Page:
THE DUTCH ARE UP TO THEIR ARMPITS IN MUSLIMS AND WE’RE LISTENING TO THEM?

TAKES NOTES? YOU NEED NOTES TO TURN AND RUN??

Canada takes notes from Dutch on Afghan withdrawal

By Bryn Weese, Parliamentary Bureau

OTTAWA – Canada can learn a thing or two from the Netherlands about how to pull its troops out of Afghanistan next year, according to Canada’s Chief of the Defence Staff General Walter Natynczyk.

The Netherlands pulled their troops out of Afghanistan abruptly earlier this month.

Natynczyk and his Dutch counterpart, General Peter van Uhm, met in Ottawa over the past few days to discuss, among other things, the Netherlands’

recent withdrawal of its troops from Afghanistan.

“On this visit, we’ve been able to talk about strategic issues with regard to NATO, strategic concepts with regard to moving forward on Afghanistan, but also receive lessons learned from the Dutch, from the Netherlands’

experience in terms of their transition of the mission,” Natynczyk told reporters at the Ottawa International Airport Friday.

Van Uhm said they also discussed tactics. “But we will not expose that in the media,” he said.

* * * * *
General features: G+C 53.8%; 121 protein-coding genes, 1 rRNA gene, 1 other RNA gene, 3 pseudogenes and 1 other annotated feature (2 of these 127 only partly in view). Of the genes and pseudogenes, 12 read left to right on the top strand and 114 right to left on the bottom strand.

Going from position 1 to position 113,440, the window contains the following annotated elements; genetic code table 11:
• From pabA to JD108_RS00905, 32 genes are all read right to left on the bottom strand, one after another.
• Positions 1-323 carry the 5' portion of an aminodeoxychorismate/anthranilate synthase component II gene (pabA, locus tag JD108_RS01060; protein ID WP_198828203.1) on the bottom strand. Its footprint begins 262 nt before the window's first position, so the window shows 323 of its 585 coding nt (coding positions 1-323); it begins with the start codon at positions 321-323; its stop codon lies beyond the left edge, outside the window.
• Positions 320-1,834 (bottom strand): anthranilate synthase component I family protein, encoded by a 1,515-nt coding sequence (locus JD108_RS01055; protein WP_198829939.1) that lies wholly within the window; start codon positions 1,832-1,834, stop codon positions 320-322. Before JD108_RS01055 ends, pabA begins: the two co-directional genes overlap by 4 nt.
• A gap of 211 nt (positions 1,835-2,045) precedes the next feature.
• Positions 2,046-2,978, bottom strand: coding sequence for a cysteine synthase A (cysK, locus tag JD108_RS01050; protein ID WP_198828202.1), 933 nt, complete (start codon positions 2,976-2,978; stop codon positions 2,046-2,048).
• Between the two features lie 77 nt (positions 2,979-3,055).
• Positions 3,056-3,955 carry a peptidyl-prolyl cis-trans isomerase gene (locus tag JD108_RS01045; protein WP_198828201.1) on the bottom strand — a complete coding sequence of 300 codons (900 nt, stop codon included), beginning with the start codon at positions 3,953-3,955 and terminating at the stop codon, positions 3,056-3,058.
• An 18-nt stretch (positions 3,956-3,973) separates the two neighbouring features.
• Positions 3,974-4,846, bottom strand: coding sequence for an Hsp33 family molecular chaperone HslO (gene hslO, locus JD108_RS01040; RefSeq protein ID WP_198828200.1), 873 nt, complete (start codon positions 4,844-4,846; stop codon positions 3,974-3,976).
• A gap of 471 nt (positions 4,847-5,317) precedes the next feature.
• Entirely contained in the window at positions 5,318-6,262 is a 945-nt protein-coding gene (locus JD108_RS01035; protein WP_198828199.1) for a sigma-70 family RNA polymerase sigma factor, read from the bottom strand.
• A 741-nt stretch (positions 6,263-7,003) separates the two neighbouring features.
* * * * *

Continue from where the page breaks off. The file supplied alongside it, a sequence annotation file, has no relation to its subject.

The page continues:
Perhaps the most important element of the Dutch troop withdrawal was painstakingly informing their U.S. and Australian successors, who took over from Dutch forces in Uruzgan province Aug. 1, van Uhm said.

Not only have U.S. officials travelled to the Netherlands for extensive briefings, but a team of 10 Dutch officials are headed to the US.shortly.

“It’s so that we can give our knowledge of this province to the Americans … so they can plan in the proper way,” he said.

Natynczyk said he sees the troop withdrawal like a relay race, because the mission — or race — isn’t ending.

“It’s a transition. The mission carries on,” Natynczyk said. “We’re going to hand off the baton in kind of a sprint to the next relay, in which the allies are going to continue to carry the baton.

“Our focus now is: How fast can we go for those who will take that baton from us?”

The nearly 3,000 Canadian troops in southern Afghanistan are scheduled to leave by summer 2011.

bryn.weese@sunmedia.ca

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